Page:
Teachers’ and school counsellors’ approaches to cultural diversity in the school setting

Moshe Tatar*

*Corresponding author for this work

Research output: Chapter in Book/Report/Conference proceedingChapter


The increasingly culturally diverse nature of contemporary Western societies poses a growing challenge to schools working with a plural student body. The research in this chapter is undertaken in light of the fact that understanding and managing diversity in general, and in the school context in particular, is becoming increasingly important. We will summarize two research reports examining the ways in which DOPA (Diversity in Organizations: Perceptions and Approaches) approaches are related to teachers’ and to school counselors’ attitudes and professional behaviors vis-à-vis different aspects of cultural diversity at schools, specifically when working with immigrant pupils. The DOPA model suggests four approaches to diversity: (a) Asset, perceiving diversity as an asset to be fostered, encouraged, and promoted; (b) Problem, perceiving diversity as a factor that hinders, restricts, and prevents the organization from attaining its goals, and hence demands a solution; (c) Challenge, perceiving diversity as potentially beneficial for the group’s goals, though not without its accompanying risks – and demanding investment of efforts and resources to transform those risks into benefits; and (d) Nonissue, ignoring diversity or avoiding dealing with it. In the first report, we examine the ways in which, and the extent to which, DOPA approaches predict teachers’ diversity-related burnout and immigration-related self-efficacy. One hundred and thirty-six school teachers completed a self-report questionnaire measuring diversity-related burnout and self-efficacy, approaches toward cultural diversity, attitudes toward multiculturalism, and demographics. It was found that the teachers’ perception of the immigrant student as an asset and not as a problem was related to lower diversity-related burnout and to higher immigration related self-efficacy. The second research deals with Israeli school counsellors who work with culturally heterogeneous populations (i.e., significant numbers of immigrant pupils at school). Thirty-one counsellor’s reports were analyzed through the lens of the four main DOPA approaches to immigrants at schools and included topics such as the processes undergone by counsellors during this period; what, in their opinion, contributes to immigrants’ adjustment to school; and what, in their view, constitute the most important obstacles with which immigrant adolescents must cope in their process of adjustment.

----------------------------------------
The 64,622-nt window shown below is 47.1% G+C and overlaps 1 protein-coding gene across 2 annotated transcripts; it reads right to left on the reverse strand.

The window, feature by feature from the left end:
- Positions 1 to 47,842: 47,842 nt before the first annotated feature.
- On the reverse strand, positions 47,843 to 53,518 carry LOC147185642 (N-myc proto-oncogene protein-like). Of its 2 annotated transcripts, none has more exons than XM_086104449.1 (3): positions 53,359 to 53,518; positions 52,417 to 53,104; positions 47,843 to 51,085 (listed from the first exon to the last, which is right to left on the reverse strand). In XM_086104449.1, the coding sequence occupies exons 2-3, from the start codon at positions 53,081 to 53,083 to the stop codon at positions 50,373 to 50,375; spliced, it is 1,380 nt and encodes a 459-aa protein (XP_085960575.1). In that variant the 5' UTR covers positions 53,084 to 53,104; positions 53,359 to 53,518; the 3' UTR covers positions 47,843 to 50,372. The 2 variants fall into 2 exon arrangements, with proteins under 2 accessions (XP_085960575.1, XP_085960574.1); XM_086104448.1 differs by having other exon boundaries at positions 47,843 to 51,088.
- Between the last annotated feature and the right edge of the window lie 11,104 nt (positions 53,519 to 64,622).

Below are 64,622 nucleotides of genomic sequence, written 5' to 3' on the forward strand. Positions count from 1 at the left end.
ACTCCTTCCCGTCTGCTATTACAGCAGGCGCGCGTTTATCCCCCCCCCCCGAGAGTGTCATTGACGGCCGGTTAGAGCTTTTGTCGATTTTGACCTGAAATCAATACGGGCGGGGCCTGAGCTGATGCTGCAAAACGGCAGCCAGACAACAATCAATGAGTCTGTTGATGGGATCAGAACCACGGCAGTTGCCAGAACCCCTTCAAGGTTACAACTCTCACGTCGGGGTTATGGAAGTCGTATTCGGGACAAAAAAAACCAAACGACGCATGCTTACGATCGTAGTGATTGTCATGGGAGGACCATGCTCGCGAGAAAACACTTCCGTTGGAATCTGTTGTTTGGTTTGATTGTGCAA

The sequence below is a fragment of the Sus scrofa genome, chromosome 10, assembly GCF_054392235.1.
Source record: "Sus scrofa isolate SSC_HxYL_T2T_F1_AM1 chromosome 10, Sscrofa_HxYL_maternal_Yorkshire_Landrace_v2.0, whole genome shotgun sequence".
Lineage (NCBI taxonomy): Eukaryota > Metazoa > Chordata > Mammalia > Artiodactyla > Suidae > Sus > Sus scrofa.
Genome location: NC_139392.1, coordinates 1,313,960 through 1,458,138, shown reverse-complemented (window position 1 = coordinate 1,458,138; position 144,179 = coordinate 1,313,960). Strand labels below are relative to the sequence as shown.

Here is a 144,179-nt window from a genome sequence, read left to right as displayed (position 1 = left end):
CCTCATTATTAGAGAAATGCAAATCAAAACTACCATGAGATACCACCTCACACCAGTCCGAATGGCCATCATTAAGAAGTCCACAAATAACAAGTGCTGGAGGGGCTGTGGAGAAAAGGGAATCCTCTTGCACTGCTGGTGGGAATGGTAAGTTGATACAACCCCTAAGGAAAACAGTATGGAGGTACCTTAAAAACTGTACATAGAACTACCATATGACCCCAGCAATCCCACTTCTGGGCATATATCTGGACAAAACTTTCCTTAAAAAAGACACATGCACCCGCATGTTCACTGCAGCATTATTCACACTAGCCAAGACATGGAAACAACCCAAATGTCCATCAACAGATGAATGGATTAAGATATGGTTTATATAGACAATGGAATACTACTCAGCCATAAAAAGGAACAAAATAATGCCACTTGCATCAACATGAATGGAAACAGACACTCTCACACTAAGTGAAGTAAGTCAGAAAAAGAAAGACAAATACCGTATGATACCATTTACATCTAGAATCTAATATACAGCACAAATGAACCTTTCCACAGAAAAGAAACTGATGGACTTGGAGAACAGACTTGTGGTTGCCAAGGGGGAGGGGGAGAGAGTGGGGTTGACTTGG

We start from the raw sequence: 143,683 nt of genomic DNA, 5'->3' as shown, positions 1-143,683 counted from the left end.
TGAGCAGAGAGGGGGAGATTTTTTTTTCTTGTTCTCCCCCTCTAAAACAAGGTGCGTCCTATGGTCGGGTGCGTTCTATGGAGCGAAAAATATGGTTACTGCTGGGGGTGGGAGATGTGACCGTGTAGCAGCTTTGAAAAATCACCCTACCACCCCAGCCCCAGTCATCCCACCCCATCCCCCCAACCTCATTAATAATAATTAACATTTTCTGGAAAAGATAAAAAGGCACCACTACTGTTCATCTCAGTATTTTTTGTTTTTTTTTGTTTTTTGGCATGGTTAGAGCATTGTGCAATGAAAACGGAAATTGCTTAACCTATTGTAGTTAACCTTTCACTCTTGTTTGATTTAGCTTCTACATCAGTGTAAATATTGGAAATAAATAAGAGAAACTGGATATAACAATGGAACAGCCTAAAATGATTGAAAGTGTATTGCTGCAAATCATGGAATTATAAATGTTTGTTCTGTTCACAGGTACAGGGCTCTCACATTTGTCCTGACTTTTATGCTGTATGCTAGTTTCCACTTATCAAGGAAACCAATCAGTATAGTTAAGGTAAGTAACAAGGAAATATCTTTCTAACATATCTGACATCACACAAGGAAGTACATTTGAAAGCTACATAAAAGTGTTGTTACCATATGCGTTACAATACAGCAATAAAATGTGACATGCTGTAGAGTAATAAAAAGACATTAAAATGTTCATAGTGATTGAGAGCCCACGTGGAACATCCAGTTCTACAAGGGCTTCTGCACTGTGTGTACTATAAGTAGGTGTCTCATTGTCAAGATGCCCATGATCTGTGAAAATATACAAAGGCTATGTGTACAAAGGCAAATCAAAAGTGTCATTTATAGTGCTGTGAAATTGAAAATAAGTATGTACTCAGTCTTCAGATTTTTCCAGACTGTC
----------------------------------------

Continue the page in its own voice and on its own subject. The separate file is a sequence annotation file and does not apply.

Original languageEnglish
Title of host publicationUnderstanding cultural diversity
Subtitle of host publicationperceptions, opportunities and challenges
EditorsInmaculada González Falcón
Place of PublicationNew York
PublisherNova Science Publishers
Number of pages23
ISBN (Electronic)978-1-53614-062-0
ISBN (Print)978-1-53614-061-3
StatePublished - 2018


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